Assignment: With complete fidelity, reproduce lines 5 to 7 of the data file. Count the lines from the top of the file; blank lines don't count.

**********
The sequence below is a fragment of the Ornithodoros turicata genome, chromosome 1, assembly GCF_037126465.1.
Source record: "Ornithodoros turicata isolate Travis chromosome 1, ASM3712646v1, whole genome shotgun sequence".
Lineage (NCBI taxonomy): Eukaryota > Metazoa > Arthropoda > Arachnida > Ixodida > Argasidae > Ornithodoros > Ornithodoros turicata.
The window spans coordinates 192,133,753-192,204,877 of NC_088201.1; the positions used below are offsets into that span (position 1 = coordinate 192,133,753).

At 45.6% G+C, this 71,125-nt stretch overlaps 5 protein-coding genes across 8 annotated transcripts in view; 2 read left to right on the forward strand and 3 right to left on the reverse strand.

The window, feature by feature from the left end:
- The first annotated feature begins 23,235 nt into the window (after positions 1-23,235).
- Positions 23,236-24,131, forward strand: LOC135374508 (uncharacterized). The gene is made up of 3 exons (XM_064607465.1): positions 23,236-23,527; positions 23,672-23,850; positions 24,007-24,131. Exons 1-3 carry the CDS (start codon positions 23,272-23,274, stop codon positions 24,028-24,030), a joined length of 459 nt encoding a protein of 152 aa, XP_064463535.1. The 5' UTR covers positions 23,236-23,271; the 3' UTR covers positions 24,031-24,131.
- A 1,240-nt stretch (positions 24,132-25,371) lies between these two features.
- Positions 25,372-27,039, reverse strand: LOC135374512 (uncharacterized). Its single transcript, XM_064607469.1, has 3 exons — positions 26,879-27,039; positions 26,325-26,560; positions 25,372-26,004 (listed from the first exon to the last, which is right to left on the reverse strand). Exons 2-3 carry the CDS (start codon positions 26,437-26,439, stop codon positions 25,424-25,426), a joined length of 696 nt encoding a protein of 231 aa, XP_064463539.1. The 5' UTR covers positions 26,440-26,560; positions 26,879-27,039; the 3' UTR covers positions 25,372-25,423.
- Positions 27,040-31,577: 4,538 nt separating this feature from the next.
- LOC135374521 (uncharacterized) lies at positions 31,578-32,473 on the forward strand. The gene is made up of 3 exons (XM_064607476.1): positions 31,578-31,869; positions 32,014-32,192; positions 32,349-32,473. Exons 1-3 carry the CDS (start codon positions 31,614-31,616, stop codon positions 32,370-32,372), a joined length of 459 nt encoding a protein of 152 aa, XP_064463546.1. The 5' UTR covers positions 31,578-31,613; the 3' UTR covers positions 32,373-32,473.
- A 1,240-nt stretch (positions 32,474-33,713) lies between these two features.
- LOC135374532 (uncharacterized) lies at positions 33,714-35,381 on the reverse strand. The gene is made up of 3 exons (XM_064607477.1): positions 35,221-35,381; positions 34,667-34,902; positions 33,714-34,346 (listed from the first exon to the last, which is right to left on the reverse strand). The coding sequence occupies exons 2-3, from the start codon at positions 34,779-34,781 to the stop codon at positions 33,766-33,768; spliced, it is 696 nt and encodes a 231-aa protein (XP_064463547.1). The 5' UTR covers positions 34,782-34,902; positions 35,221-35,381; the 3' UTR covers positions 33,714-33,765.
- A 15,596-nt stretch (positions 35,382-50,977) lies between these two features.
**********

At 45.6% G+C, this 71,125-nt stretch overlaps 5 protein-coding genes across 8 annotated transcripts in view; 2 read left to right on the forward strand and 3 right to left on the reverse strand.

The window, feature by feature from the left end:
- The first annotated feature begins 23,235 nt into the window (after positions 1-23,235).